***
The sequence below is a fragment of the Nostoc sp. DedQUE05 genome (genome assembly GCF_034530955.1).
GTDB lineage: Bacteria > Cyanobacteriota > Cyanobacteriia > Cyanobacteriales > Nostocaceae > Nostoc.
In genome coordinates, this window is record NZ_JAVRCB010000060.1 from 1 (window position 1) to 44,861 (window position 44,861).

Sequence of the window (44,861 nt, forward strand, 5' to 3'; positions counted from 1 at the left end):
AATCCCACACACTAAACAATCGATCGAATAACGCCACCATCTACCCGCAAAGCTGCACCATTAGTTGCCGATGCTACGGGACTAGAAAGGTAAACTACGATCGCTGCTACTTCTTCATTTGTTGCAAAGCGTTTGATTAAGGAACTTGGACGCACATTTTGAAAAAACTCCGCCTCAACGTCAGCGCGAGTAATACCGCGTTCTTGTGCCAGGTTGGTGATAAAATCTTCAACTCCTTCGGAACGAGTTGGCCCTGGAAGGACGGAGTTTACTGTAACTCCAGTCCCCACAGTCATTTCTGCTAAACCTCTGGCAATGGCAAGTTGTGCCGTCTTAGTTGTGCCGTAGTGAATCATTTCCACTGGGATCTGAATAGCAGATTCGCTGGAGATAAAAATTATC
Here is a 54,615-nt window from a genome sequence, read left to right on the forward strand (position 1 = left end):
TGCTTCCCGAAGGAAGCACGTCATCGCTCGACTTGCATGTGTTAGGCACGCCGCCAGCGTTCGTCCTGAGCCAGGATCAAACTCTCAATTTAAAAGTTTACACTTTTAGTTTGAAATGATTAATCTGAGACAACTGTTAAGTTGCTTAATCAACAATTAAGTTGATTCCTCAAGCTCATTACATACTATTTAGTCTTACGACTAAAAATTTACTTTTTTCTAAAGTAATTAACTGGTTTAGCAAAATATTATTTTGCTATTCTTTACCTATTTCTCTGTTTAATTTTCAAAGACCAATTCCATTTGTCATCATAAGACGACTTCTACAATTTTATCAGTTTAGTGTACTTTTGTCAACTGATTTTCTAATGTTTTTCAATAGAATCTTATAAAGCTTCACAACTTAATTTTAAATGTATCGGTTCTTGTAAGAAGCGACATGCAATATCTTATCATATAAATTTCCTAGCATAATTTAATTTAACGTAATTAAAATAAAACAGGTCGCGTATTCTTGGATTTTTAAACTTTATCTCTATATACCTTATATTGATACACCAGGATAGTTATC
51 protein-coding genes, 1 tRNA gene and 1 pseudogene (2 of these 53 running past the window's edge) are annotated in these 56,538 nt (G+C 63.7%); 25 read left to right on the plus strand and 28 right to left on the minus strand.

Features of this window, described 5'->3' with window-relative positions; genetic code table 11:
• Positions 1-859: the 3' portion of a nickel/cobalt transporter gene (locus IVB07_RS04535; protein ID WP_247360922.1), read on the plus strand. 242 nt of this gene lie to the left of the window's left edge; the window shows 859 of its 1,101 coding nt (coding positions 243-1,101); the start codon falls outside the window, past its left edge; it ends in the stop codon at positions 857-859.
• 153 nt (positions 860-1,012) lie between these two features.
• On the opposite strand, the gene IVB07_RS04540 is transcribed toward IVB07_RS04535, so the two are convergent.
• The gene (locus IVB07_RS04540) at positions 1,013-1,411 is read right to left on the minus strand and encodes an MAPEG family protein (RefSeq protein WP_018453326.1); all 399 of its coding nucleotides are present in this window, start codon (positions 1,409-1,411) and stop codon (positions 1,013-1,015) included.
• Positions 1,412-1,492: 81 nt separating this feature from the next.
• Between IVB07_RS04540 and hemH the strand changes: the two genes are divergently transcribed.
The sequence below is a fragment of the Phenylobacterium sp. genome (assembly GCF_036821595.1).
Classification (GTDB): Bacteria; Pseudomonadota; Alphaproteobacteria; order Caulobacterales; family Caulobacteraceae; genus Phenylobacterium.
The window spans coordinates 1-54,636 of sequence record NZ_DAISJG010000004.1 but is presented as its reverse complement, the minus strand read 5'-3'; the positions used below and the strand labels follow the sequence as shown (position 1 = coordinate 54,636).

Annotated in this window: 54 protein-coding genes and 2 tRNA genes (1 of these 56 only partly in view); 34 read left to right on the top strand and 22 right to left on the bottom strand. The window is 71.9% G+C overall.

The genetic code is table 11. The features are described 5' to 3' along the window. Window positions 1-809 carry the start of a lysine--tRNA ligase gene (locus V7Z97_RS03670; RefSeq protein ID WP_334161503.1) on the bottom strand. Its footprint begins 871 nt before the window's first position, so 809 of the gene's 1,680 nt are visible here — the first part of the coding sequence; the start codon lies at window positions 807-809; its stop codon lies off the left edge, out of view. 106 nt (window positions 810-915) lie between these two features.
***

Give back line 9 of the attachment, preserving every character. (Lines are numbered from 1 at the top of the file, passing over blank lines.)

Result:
Features of this window, described 5'->3' with window-relative positions; genetic code table 11: